Category Archives: Salad

Kale Salad

i’m eating leftover kale as a snack RIGHT NOW.

I have a lot of flaws.  I’m impatient, competitive and sometimes I listen to the same song 4235 times in a row.  I quote Liz Lemon and wait to see if anyone notices, I yell at pedestrians for crossing where there’s no crosswalk and do EXACTLY the same thing myself, I cheat at cards and I would agree to watch a documentary only if I was also reading a book.  I am 28 years old and still make fart jokes, I eat mini marshmallows straight from the bag and I never listen to my voicemail.

But!  I also eat a shitload of kale, so I figure it all balances out.

Realistically, I eat this salad 2-3 times a week.  Because I LOVE it.  People I’ve made it for have scoffed, heartily, at this salad, because technically the kale is raw.  But they have all been turned by the power of kale salad.  Once, a 7 year old ate this salad voluntarily.  I dress this salad in one of three ways: sesame-soy dressing, lemon-parmesan dressing, or garlic-tahini dressing.  Any of the three will change your life.  Additionally, you get to enjoy the smug sense of superiority you can only get from eating something REALLY healthy.  Later, when you eat french fries while drinking a beer in a bar, you can say to everyone in shouting distance “IT’S FINE, I ATE A LOT OF RAW KALE EARLIER.”  Everyone will really appreciate it.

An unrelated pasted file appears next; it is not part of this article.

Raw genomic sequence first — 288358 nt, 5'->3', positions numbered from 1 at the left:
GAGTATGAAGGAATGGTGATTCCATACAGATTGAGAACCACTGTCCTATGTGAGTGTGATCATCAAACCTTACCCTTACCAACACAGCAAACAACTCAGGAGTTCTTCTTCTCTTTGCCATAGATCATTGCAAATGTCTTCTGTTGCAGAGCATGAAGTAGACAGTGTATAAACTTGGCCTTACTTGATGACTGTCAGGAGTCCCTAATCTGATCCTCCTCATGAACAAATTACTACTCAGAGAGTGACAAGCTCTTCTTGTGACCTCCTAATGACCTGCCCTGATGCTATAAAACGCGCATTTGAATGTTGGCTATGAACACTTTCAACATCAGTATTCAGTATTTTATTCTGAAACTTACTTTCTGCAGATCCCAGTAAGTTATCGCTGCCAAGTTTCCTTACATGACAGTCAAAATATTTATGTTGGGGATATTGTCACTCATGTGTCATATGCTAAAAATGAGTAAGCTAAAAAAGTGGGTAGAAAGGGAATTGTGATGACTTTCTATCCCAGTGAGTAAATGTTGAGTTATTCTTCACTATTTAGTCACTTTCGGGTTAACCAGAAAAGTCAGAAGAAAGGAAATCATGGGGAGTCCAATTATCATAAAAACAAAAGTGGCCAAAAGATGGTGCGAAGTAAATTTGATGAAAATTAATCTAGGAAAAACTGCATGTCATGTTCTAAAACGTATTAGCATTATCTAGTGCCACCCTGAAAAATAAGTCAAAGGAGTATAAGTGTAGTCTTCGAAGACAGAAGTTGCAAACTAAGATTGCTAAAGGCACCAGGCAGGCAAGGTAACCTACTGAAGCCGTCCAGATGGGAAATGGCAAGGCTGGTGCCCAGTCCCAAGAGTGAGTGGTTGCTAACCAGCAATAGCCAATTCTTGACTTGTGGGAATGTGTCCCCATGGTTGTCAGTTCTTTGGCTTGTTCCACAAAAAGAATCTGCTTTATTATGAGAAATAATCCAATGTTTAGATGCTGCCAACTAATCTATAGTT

The main drawback to this salad is that it’s about 100% more labor intensive than I like cooking to be.  You have to wash the kale (it’s a sandy vegetable), rip out the bitter, overly cruciferous spines, rip up the leaves, massage the lot with salt, then rinse all the salt off, then wring it out, then dress it.  It’s like a 20 minute process.  But it’s worth it.  I had the best run of my life after having had coffee, 4 gallons of water and kale salad.  It’s magic.  (I also just realized this salad is vegan the only way food is acceptably vegan: accidentally.)  Because I haven’t written a blog post in 7 years, I’m going to give you all three dressing recipes.  You’re welcome.

Kale Salad

2 bunches of kale (I make two bunches for only myself.  If you’re making it for guests, probably go 3-4.)

2 tablespoons or so of kosher salt

Dressing of choice*

put on some usher or something while you’re washing, it’s gonna be awhile.

So basically, the salt cooks the kale a little.  It wilts the leaves, takes away the bitterness and shrinks it.  So!  You wash the kale leaves very well (sandy!), rip out the spines of the leaves, and rip up the leaves.  Put all the ripped up leaves in a big bowl.

When you’ve washed and ripped all the kale (approximately 2 months after starting the process), sprinkle about a couple teaspoons or so of kosher salt all over the kale.  Don’t be afraid of saltiness, because you’re going to rinse all the salt off later.  Massage the salt into the kale for 2 minutes.  If possible, draft someone else to do the massaging, because why not!

this picture is actually from when i was in denver a couple months ago and made kale salad for sue. she also now eats it multiple times a week.

After massaging, you can let the kale sit for awhile, kind of marinating in the salt, if you like your kale really wilted.  If not, rinse the salt off right after the massaging and the kale will be more crunchy and bouncy.  When you’re ready to rinse it off, put all the kale in a colander and rinse it very well.